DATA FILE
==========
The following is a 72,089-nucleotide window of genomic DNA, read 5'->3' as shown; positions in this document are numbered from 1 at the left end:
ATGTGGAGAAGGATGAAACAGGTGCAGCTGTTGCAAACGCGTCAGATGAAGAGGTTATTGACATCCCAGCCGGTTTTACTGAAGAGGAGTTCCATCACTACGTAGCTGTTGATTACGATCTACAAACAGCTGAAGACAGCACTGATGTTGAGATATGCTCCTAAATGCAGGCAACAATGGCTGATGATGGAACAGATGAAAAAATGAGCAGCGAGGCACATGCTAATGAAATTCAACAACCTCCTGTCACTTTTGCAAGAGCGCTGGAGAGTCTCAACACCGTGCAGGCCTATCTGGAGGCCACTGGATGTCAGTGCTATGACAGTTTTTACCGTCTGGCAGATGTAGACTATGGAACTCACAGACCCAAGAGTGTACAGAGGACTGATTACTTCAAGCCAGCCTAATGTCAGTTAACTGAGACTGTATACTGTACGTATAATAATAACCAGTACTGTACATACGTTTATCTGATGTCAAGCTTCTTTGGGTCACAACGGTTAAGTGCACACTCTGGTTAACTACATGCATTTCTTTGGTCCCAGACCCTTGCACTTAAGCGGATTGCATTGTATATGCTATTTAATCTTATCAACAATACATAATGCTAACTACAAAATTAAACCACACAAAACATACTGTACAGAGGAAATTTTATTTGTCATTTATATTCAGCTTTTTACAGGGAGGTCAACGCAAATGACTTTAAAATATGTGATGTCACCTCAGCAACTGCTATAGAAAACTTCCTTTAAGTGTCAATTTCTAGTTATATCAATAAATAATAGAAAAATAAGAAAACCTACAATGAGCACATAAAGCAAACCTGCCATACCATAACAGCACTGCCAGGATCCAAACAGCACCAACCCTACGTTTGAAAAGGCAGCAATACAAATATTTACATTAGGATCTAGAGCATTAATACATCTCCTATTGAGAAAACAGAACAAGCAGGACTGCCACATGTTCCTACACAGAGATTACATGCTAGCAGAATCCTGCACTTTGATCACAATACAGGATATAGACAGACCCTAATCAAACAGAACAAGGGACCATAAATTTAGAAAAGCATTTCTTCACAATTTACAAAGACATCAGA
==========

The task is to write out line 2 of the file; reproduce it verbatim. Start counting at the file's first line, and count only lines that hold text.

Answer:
ATGTGGAGAAGGATGAAACAGGTGCAGCTGTTGCAAACGCGTCAGATGAAGAGGTTATTGACATCCCAGCCGGTTTTACTGAAGAGGAGTTCCATCACTACGTAGCTGTTGATTACGATCTACAAACAGCTGAAGACAGCACTGATGTTGAGATATGCTCCTAAATGCAGGCAACAATGGCTGATGATGGAACAGATGAAAAAATGAGCAGCGAGGCACATGCTAATGAAATTCAACAACCTCCTGTCACTTTTGCAAGAGCGCTGGAGAGTCTCAACACCGTGCAGGCCTATCTGGAGGCCACTGGATGTCAGTGCTATGACAGTTTTTACCGTCTGGCAGATGTAGACTATGGAACTCACAGACCCAAGAGTGTACAGAGGACTGATTACTTCAAGCCAGCCTAATGTCAGTTAACTGAGACTGTATACTGTACGTATAATAATAACCAGTACTGTACATACGTTTATCTGATGTCAAGCTTCTTTGGGTCACAACGGTTAAGTGCACACTCTGGTTAACTACATGCATTTCTTTGGTCCCAGACCCTTGCACTTAAGCGGATTGCATTGTATATGCTATTTAATCTTATCAACAATACATAATGCTAACTACAAAATTAAACCACACAAAACATACTGTACAGAGGAAATTTTATTTGTCATTTATATTCAGCTTTTTACAGGGAGGTCAACGCAAATGACTTTAAAATATGTGATGTCACCTCAGCAACTGCTATAGAAAACTTCCTTTAAGTGTCAATTTCTAGTTATATCAATAAATAATAGAAAAATAAGAAAACCTACAATGAGCACATAAAGCAAACCTGCCATACCATAACAGCACTGCCAGGATCCAAACAGCACCAACCCTACGTTTGAAAAGGCAGCAATACAAATATTTACATTAGGATCTAGAGCATTAATACATCTCCTATTGAGAAAACAGAACAAGCAGGACTGCCACATGTTCCTACACAGAGATTACATGCTAGCAGAATCCTGCACTTTGATCACAATACAGGATATAGACAGACCCTAATCAAACAGAACAAGGGACCATAAATTTAGAAAAGCATTTCTTCACAATTTACAAAGACATCAGA